California Court of Appeals Clarifies That the Standard for Discrimination Claims is Generally Now a Substantial Motivating Factor After Harris v. Santa Monica

Proving discrimination cases by the standard of a “substantial motivating factor” is now clearly the law of the land – at least in the land of California. Let’s look at why this is so, and what it means.

First, in May 2013, the California Supreme Court declared that the standard of “substantial motivating factor” would replace the previously accepted “a motivating factor” in mixed motive cases under California law. Harris v. City of Santa Monica, 56 Cal.4th 203 (2013). (Mixed motive cases are cases where the employee proves there was discrimination, but the employer proves it would have made the same decision even without this discriminatory animus).

Although the language in Harris was broadly stated, it wasn’t one hundred percent clear whether this standard applied to all discrimination cases under California law, or just mixed motive cases. Along comes Alamo v. Practice Management Information Corporation (2013) 219 Cal.4th 466, holding that the Harris decision applies to almost all employment discrimination cases, thus hammering a nail in the coffin of “a motivating factor” standard under California law. In other words, in an employment discrimination case, although discrimination need not be the sole reason for the wrongful act – it must be a “substantial motivating factor”.

We who represent employees never like it when a court gratuitously makes the standards that govern employment discrimination cases more difficult to meet. Hence, it is important to analyze what this standard will mean as a practical matter. First, there is prior case law that defines “substantial motivating factor” in a way that clarifies that this standard really shouldn’t be more onerous. See for example, Rutherford v. Owens-Illinois, Inc., (1997) 16 Cal.4th 953, 969 (substantial motivating factor is more than an infinitesimal or theoretical reason). Second, for purposes of summary judgment (i.e. a judge deciding whether a case should go forward to a jury) hopefully judges will have the general intelligence to see that – since the question of discrimination is really for the jury – this slight change in standard should not impact the judge’s decision. Third, in terms of a jury’s decision, it is a bit difficult to think that jurors will find for an employee if they don’t think the discrimination was substantial.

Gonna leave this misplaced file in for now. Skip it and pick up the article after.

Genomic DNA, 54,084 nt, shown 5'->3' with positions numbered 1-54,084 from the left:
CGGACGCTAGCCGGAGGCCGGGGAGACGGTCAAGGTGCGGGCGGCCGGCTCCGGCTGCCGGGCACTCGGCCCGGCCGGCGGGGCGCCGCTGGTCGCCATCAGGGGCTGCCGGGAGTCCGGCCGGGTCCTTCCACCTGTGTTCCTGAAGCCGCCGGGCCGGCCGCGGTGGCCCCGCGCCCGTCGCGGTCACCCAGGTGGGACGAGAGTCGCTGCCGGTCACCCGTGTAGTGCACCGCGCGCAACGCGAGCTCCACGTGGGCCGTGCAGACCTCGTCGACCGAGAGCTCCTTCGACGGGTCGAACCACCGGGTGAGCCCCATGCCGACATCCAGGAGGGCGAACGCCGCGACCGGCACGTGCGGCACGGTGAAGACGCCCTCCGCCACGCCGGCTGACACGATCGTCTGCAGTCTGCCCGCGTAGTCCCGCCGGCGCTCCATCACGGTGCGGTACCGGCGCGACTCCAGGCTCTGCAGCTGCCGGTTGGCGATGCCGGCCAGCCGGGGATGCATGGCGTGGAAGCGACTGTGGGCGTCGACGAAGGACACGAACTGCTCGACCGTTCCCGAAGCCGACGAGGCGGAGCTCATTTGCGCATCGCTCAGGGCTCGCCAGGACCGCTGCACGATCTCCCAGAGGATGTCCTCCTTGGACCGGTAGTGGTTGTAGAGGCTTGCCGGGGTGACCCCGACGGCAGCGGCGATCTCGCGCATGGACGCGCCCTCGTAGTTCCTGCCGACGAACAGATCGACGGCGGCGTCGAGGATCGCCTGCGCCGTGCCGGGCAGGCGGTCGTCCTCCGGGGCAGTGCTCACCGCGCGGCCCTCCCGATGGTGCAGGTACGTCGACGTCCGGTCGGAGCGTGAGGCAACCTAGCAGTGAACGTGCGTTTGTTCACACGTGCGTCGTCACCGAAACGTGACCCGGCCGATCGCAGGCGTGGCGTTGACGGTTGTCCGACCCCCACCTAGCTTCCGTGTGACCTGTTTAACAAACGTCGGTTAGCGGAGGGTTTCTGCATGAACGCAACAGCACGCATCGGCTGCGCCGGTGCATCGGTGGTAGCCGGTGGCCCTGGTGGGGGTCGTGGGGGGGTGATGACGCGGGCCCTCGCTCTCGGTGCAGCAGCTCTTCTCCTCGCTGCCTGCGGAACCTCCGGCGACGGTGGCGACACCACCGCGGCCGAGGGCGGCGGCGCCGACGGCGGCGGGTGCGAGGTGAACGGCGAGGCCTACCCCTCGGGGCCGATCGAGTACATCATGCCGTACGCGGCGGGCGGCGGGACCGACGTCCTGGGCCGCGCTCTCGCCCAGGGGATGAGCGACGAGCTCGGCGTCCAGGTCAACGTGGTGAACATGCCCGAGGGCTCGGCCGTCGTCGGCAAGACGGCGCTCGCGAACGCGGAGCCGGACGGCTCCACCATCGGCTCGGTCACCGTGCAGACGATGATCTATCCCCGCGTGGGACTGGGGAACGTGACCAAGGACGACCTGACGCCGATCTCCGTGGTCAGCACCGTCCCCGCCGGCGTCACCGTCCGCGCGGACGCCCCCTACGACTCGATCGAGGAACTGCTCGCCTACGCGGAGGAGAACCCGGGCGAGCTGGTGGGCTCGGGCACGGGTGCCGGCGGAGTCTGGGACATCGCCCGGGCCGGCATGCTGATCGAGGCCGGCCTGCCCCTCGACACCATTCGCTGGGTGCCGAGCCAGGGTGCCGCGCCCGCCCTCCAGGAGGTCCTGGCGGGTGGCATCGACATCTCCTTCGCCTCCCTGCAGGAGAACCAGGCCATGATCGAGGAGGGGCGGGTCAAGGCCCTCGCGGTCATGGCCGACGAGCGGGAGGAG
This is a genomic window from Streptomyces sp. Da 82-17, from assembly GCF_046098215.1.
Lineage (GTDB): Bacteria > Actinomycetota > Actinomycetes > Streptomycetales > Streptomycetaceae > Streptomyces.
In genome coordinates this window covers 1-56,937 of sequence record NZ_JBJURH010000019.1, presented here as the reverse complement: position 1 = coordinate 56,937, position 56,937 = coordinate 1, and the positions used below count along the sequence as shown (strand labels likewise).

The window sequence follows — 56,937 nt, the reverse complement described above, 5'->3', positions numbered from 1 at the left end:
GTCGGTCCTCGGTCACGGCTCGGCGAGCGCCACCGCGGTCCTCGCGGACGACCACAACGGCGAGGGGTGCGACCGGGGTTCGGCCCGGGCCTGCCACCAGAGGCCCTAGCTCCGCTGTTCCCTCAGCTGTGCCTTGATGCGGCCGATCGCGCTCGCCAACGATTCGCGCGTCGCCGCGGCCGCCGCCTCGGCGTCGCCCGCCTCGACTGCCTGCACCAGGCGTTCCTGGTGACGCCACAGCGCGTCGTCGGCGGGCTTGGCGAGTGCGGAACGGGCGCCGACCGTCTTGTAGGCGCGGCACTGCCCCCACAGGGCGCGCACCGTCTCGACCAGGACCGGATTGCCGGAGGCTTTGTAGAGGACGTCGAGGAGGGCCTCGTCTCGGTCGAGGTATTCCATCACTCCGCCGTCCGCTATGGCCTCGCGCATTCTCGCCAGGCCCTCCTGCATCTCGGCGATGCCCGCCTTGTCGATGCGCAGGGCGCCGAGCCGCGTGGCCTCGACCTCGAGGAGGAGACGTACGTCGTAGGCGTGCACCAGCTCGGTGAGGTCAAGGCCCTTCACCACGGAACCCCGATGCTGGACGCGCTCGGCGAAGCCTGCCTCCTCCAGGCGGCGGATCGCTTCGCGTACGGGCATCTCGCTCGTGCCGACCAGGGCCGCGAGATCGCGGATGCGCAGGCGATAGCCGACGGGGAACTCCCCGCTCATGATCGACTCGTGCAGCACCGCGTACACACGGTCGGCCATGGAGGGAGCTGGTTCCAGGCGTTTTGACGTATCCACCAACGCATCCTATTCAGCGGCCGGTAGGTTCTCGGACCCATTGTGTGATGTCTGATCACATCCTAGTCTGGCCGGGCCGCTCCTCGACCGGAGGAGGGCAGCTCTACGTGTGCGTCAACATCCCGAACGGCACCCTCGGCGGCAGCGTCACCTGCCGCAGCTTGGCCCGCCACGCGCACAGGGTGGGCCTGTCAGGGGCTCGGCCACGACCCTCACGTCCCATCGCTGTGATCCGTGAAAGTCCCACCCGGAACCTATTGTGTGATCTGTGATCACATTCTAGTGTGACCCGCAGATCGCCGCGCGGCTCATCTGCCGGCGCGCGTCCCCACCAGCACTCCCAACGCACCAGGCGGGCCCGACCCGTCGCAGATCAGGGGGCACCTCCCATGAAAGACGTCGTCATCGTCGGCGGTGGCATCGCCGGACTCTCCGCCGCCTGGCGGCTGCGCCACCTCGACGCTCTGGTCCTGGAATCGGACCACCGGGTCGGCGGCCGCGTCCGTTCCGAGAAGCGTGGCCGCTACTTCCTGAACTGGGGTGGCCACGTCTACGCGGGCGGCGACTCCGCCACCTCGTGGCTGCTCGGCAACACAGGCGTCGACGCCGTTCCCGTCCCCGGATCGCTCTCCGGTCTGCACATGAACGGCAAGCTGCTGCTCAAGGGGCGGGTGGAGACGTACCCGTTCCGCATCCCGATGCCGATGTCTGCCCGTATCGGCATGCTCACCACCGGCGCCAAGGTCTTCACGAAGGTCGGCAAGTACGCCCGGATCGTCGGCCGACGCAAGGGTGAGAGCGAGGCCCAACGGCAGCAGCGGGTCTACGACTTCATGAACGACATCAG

Now, however, whenever you file a discrimination claim in California, it is worth considering whether you should also pursue a federal claim, in addition to the state claims. This is because federal claims for race, religion, sex or national origin discrimination will be governed by “a motivating factor” standard, because that standard is written right into the statute. USC §2000e-2. Of course, in doing so, you may find yourself removed to federal court . Thus, the pros and cons of federal versus state court have to be carefully balanced against the more liberal causation standard.

I’m not happy that the California courts did this. It seems absurd to judicially make the standard more strict than the federal statutory standard, but let’s keep our fingers crossed on the day-to-day impact of this.

Jody LeWitter

November 1, 2013